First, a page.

A party of large Orcs, Uruk-hai, sent by Saruman, and other Orcs sent by Sauron and led by Grishnákh, attack the Fellowship. Boromir tries to protect Merry and Pippin from the Orcs, but they kill him and capture the two hobbits. Aragorn, Gimli and Legolas decide to pursue the Orcs taking Merry and Pippin to Saruman. In the kingdom of Rohan, the Orcs are killed by Riders of Rohan, led by Éomer. Merry and Pippin escape into Fangorn Forest, where they are befriended by Treebeard, the oldest of the tree-like Ents. Aragorn, Gimli and Legolas track the hobbits to Fangorn. There they unexpectedly meet Gandalf.
Gandalf explains that he killed the Balrog. He was also killed in the fight, but was sent back to Middle-earth to complete his mission. He is clothed in white and is now Gandalf the White, for he has taken Saruman's place as the chief of the wizards. Gandalf assures his friends that Merry and Pippin are safe. Together they ride to Edoras, capital of Rohan. Gandalf frees Théoden, King of Rohan, from the influence of Saruman's spy Gríma Wormtongue. Théoden musters his fighting strength and rides with his men to the ancient fortress of Helm's Deep, while Gandalf departs to seek help from Treebeard.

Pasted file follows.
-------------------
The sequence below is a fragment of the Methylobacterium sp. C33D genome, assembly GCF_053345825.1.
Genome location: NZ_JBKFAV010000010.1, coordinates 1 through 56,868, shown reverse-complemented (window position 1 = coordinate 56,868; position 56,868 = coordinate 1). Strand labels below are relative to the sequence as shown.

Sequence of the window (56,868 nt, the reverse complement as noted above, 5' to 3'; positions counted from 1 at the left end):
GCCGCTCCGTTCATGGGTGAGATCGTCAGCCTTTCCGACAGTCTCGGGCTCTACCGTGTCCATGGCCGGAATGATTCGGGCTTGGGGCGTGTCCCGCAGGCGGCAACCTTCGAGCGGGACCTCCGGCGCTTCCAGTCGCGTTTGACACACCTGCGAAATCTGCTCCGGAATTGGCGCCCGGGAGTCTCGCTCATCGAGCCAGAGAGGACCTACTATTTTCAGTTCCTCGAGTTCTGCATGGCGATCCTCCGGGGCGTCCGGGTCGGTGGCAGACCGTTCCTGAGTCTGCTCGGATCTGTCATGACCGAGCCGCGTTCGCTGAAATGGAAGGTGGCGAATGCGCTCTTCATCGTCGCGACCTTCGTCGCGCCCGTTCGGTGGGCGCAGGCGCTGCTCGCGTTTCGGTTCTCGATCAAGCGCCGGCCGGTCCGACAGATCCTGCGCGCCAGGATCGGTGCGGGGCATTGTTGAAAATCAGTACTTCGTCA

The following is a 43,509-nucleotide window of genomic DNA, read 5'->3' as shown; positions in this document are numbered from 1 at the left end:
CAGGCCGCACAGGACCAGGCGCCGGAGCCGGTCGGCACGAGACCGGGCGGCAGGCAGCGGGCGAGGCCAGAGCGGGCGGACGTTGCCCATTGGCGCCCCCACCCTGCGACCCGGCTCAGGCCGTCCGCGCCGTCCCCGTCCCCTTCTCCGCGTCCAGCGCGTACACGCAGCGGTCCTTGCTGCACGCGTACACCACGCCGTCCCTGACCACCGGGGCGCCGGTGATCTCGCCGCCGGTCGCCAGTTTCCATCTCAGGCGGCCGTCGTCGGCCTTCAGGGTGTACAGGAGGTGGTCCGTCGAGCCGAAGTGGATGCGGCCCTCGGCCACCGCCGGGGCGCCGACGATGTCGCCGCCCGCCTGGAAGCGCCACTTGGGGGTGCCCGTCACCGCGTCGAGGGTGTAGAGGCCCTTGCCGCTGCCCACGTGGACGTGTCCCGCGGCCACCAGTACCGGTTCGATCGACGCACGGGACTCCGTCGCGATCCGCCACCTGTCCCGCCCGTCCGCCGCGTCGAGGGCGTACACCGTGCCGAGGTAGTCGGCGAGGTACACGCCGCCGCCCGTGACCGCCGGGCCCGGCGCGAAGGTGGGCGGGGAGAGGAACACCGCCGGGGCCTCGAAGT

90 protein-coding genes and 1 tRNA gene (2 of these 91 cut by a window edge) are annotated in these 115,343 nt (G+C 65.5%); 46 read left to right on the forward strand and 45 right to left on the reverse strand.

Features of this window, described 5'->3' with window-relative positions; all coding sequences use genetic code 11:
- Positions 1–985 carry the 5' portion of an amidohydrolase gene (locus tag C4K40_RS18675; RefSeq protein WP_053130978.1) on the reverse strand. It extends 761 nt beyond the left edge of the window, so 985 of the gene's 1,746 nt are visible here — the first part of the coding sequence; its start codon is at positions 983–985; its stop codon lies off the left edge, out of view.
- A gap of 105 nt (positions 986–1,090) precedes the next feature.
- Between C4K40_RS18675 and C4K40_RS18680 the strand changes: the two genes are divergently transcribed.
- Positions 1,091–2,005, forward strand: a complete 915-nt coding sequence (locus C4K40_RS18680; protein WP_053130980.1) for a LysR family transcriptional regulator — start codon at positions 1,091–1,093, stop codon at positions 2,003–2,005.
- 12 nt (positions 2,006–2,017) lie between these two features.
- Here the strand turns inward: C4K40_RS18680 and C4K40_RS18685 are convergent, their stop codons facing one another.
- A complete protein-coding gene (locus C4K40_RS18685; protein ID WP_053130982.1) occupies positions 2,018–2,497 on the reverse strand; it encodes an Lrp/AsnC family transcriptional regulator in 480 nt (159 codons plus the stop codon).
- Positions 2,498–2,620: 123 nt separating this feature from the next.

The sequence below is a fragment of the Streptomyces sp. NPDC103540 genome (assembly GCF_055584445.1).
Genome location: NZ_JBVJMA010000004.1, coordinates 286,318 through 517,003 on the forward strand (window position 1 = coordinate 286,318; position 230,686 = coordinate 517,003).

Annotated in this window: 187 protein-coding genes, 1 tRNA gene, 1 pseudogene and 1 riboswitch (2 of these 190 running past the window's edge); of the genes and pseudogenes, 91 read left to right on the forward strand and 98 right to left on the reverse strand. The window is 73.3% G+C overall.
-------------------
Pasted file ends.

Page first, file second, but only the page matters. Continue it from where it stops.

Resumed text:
Meanwhile, the Ents, roused by Merry and Pippin from their peaceful ways, attack and destroy Isengard, Saruman's stronghold, and flood it, trapping the wizard in the tower of Orthanc. Gandalf convinces Treebeard to send an army of Huorns to Théoden's aid. He brings an army of Rohirrim to Helm's Deep, and they defeat the Orcs, who flee into the forest of Huorns, never to be seen again. Gandalf, Théoden, Legolas, and Gimli ride to Isengard, and are surprised to find Merry and Pippin relaxing amidst the ruins. Gandalf offers Saruman a chance to turn away from evil. When Saruman refuses to listen, Gandalf strips him of his rank and most of his powers. After Saruman leaves, Wormtongue throws down a hard round object to try to kill Gandalf. Pippin picks it up; Gandalf swiftly takes it, but Pippin steals it in the night. It is revealed to be a palantír, a seeing-stone that Saruman used to speak with Sauron, and that Sauron used to ensnare him. Sauron sees Pippin, but misunderstands the circumstances. Gandalf immediately rides for Minas Tirith, chief city of Gondor, taking Pippin with him.